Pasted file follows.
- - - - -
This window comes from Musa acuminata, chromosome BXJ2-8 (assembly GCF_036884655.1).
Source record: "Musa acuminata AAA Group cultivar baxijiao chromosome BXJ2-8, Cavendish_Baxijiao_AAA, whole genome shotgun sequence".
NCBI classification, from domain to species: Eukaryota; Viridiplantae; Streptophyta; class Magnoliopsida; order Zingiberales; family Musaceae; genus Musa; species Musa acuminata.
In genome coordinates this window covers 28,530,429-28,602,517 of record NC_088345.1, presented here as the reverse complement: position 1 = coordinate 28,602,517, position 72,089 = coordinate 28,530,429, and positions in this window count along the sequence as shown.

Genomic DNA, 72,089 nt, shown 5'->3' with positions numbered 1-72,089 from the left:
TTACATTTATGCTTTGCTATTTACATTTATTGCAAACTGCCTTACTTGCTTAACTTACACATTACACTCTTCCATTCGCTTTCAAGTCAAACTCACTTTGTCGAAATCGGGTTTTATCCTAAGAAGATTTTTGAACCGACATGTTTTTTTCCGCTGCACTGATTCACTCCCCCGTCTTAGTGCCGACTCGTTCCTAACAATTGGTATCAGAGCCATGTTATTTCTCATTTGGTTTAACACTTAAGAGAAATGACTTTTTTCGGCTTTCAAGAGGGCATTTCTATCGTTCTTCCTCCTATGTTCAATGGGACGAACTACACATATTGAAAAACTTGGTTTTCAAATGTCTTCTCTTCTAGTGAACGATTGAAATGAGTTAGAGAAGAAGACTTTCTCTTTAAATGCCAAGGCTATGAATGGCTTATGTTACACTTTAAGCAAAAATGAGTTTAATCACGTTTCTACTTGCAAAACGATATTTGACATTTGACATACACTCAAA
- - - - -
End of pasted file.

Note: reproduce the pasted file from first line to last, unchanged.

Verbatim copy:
This window comes from Musa acuminata, chromosome BXJ2-8 (assembly GCF_036884655.1).
Source record: "Musa acuminata AAA Group cultivar baxijiao chromosome BXJ2-8, Cavendish_Baxijiao_AAA, whole genome shotgun sequence".
NCBI classification, from domain to species: Eukaryota; Viridiplantae; Streptophyta; class Magnoliopsida; order Zingiberales; family Musaceae; genus Musa; species Musa acuminata.
In genome coordinates this window covers 28,530,429-28,602,517 of record NC_088345.1, presented here as the reverse complement: position 1 = coordinate 28,602,517, position 72,089 = coordinate 28,530,429, and positions in this window count along the sequence as shown.

Genomic DNA, 72,089 nt, shown 5'->3' with positions numbered 1-72,089 from the left:
TTACATTTATGCTTTGCTATTTACATTTATTGCAAACTGCCTTACTTGCTTAACTTACACATTACACTCTTCCATTCGCTTTCAAGTCAAACTCACTTTGTCGAAATCGGGTTTTATCCTAAGAAGATTTTTGAACCGACATGTTTTTTTCCGCTGCACTGATTCACTCCCCCGTCTTAGTGCCGACTCGTTCCTAACAATTGGTATCAGAGCCATGTTATTTCTCATTTGGTTTAACACTTAAGAGAAATGACTTTTTTCGGCTTTCAAGAGGGCATTTCTATCGTTCTTCCTCCTATGTTCAATGGGACGAACTACACATATTGAAAAACTTGGTTTTCAAATGTCTTCTCTTCTAGTGAACGATTGAAATGAGTTAGAGAAGAAGACTTTCTCTTTAAATGCCAAGGCTATGAATGGCTTATGTTACACTTTAAGCAAAAATGAGTTTAATCACGTTTCTACTTGCAAAACGATATTTGACATTTGACATACACTCAAA